An Excerpt from Howl’s Moving Castle
“That night, as she sewed, Sophie admitted to herself that her life was rather dull. Instead of talking to the hats, she tried each one on as she finished it and looked in the mirror. This was a mistake. The staid grey dress did not suit Sophie, particularly when her eyes were red-trimmed with sewing, and, since her hair was a reddish straw color, neither did caterpillar green nor pink. The one with mushroom pleats simply made her look dreary. “Like an old maid!” said Sophie. Not that she wanted to race off with counts, like Jane Farrier, or even fancied half the town offering her marriage, like Lettie. But she wanted to do something – she was not sure what – that had a bit more interest to it than trimming hats.(Jones, 15)”
Hover over the colors!
The passing of these events is a particularly significant moment present within the early portion of the text, and as such it is important to observe each of the mechanics the excerpt invokes to draw up their greater role to the text as a whole. Even with the novel being, in my opinion, incredibly approachable and reader friendly there is a level of depth present that may not be observed in the first reading. This excerpt in particular has the protagonist Sophie explicitly stating her ultimate transformative fate, while also imbuing the attire she would later become cursed over. The passing of these events is mentioned in her later being cursed by (antagonist) the Witch of the Waste, but at this first mention it is even pointed out; “This was a mistake.(Jones)” A first time reader may or may not take note of these details, granting a significance and power to the idea of repetition gained ‘tangibly’ in the act of a reader reading again, outside of the actual repeated content read/absorbed within the text.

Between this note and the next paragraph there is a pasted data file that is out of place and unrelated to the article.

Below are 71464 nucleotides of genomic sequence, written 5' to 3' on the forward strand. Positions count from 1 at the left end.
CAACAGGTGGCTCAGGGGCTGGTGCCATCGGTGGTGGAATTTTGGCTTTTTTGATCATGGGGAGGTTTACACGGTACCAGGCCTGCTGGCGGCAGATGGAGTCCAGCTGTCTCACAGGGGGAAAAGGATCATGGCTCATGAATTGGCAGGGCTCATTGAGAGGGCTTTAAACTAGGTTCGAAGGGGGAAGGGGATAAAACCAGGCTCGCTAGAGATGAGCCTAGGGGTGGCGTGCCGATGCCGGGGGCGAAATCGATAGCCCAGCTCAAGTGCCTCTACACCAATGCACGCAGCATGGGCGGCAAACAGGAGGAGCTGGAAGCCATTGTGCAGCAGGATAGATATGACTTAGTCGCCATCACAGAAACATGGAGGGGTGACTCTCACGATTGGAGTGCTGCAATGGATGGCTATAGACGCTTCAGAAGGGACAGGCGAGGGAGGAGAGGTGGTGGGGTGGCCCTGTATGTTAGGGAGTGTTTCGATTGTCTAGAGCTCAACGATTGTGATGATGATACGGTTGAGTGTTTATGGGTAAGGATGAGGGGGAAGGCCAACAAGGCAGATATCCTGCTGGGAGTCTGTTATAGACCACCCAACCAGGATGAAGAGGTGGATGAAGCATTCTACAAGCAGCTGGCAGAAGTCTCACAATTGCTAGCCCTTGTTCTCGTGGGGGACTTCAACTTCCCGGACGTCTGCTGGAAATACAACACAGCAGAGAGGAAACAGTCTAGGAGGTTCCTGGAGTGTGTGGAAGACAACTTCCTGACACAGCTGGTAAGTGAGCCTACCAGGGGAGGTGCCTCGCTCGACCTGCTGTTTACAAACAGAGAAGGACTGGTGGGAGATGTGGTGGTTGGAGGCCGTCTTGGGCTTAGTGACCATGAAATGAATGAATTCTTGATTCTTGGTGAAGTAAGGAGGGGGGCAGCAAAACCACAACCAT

The language of this passage manages to bare much of the text’s fantasy genre to the reader. It is prim and proper narrative, friendly even and incredibly English. Life was not just dull, it was rather dull; the colors are not simple, even when they are meant to be bland like grey, they are staid or caterpillar or straw-like. The narrative goes as far as kindly assuring it’s readers that the focus has crossed into the not-ok zone, reading like a hindsight, after-the-fact, wise quip. The narrative making detailed note of the in-progress stories of Jane Farrier and Lettie invokes the didactic web of concerns which influence a fantasy protagonist’s actions. Even without direct mention of magic or anything blatantly ‘fantasy’ in this small excerpt, the narrative manages to well represent the genre in its focus on the potential for something more. Sophie seeks something greater, unlike the paths that surround her, something foreign and unknown.